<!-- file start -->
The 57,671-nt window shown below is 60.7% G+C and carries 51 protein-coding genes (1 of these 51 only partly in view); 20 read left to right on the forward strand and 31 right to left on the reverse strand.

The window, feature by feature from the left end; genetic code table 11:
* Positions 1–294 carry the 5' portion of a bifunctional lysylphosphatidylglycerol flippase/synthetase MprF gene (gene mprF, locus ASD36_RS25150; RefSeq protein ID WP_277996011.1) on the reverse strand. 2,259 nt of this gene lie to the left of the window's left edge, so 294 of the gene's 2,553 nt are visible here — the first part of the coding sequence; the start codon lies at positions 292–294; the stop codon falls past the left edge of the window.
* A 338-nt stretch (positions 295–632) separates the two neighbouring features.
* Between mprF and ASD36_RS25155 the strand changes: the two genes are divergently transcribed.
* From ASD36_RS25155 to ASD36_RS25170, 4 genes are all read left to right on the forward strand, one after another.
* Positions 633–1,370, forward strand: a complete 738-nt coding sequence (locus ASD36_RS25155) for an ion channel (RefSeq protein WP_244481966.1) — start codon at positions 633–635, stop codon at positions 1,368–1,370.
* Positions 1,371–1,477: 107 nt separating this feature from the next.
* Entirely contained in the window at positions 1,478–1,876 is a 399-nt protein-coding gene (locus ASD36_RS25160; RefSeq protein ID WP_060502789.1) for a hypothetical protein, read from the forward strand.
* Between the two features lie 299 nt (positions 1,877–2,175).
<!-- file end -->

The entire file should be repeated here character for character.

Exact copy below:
The 57,671-nt window shown below is 60.7% G+C and carries 51 protein-coding genes (1 of these 51 only partly in view); 20 read left to right on the forward strand and 31 right to left on the reverse strand.

The window, feature by feature from the left end; genetic code table 11:
* Positions 1–294 carry the 5' portion of a bifunctional lysylphosphatidylglycerol flippase/synthetase MprF gene (gene mprF, locus ASD36_RS25150; RefSeq protein ID WP_277996011.1) on the reverse strand. 2,259 nt of this gene lie to the left of the window's left edge, so 294 of the gene's 2,553 nt are visible here — the first part of the coding sequence; the start codon lies at positions 292–294; the stop codon falls past the left edge of the window.
* A 338-nt stretch (positions 295–632) separates the two neighbouring features.
* Between mprF and ASD36_RS25155 the strand changes: the two genes are divergently transcribed.
* From ASD36_RS25155 to ASD36_RS25170, 4 genes are all read left to right on the forward strand, one after another.
* Positions 633–1,370, forward strand: a complete 738-nt coding sequence (locus ASD36_RS25155) for an ion channel (RefSeq protein WP_244481966.1) — start codon at positions 633–635, stop codon at positions 1,368–1,370.
* Positions 1,371–1,477: 107 nt separating this feature from the next.
* Entirely contained in the window at positions 1,478–1,876 is a 399-nt protein-coding gene (locus ASD36_RS25160; RefSeq protein ID WP_060502789.1) for a hypothetical protein, read from the forward strand.
* Between the two features lie 299 nt (positions 1,877–2,175).